Story by Megan Finke | Photography by Kara Harris

Walking through the doors of a grocery store, strangers would eye her from aisle to aisle. Their eyes linger a second too long at her hijab, but the reassurance of her inner thoughts put a smile on her face as she keeps on moving.

For East junior Zaynab Darwiche, wearing a hijab doesn’t come as a burden and doesn’t provide any negativity that others may surround it with. Instead, it ties together her everyday life; religion and fashion choices all into one decision she made.

Choosing to adopt her hijab at the age of eight to further her expression of religion wasn’t the only change she would soon endure. Along with this, in the eighth grade she moved into the Lakota Local School District from the International Academy of Cincinnati.

“I transferred from an Islamic private school, so everyone that went there was like me. Muslim and foreign. Almost no one was white,” says Darwiche. “So obviously coming to Lakota was a big shock because even though I had grown up in West Chester, I never had that much experience with white people.”

The differences that Darwiche noticed when changing schools laid in areas such as lack of diversity and variety in dress but they had no effect on how Darwiche thought of her newfound peers.

Clothes In the Seams Story by Megan Finke Photography by Kara Harris Lakota East Spark Newsmagazine Online Dress Code Religious Dress Religion Hijab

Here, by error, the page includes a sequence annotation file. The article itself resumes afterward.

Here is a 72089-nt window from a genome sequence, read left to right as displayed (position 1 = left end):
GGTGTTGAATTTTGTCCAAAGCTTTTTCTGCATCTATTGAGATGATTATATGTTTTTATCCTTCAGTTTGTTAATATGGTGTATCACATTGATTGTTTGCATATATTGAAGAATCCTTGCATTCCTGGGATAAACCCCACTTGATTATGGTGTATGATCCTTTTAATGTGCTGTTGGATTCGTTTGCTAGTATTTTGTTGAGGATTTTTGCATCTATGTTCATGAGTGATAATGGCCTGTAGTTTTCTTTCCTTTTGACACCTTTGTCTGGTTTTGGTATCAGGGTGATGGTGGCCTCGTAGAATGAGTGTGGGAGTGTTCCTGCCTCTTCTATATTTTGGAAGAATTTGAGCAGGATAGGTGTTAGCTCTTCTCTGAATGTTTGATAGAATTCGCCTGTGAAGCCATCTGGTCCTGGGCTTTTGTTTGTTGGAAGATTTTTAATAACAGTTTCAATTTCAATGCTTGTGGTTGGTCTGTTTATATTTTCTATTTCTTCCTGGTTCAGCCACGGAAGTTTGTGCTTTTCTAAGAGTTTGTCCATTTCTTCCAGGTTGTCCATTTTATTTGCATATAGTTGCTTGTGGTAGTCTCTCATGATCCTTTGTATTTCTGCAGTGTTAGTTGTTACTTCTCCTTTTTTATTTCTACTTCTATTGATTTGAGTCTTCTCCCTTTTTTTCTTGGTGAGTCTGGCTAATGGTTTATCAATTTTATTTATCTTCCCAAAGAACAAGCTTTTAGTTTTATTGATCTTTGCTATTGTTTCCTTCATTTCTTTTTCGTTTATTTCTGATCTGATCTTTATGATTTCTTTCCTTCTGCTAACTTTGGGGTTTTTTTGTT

“Dress was also different because at my old school we had a modest uniform based on Islamic rules,” says Darwiche. “So coming to Lakota [and] seeing people wear all these different clothes in varying forms of modestly was different from what I was used to but I’m not one to judge people on what they wear so I didn’t care at all.”

Inside the walls of East, guidelines to the dress code in which accommodate religious wear are placed. According to the 2017-18 Lakota East Thunderhawk Handbook and Planner, “head covering and sunglasses should not be worn inside any building. Head coverings worn for religious reasons shall be permitted.”

East junior Chloe Huggins feels that East has allowed her and her peers to feel like they are able to freely dress themselves in comparison to other schools along with the religious purposes that students have.

“In the morning, I am able to wake up and not worry about what I have to wear and [what people] think,” says Huggins. “East is pretty lenient on clothes as I have never been dress-coded for my outfits yet either.”

Assistant Professor at the Fashion School in Kent State University Lauren Copeland says that dress codes reflect how a certain part of society is or how the society as a whole is in terms of beliefs and standards.

“Dress codes are often a reflection of that progression or limitation,” says Copeland. “There is often fear of making bold statements and progressing too quickly with ideas and mass changes to the overarching thought processes of a society.”

With the belief of breaking down stereotypes of women’s fashion, Copeland holds the ideas in which express fashion standards drawing into controversial conversations held by society.

“I believe the stereotypes of women’s fashion are continuing to be broken down and there is a movement of more individualized expression and acceptance regarding fashion standards based on gender,” says Copeland. “This is happening as our society continues important conversations regarding gender, identity and diversity among all people.”

Clothes In the Seams Story by Megan Finke Photography by Kara Harris Lakota East Spark Newsmagazine Online Dress Code Religious Dress Religion Hijab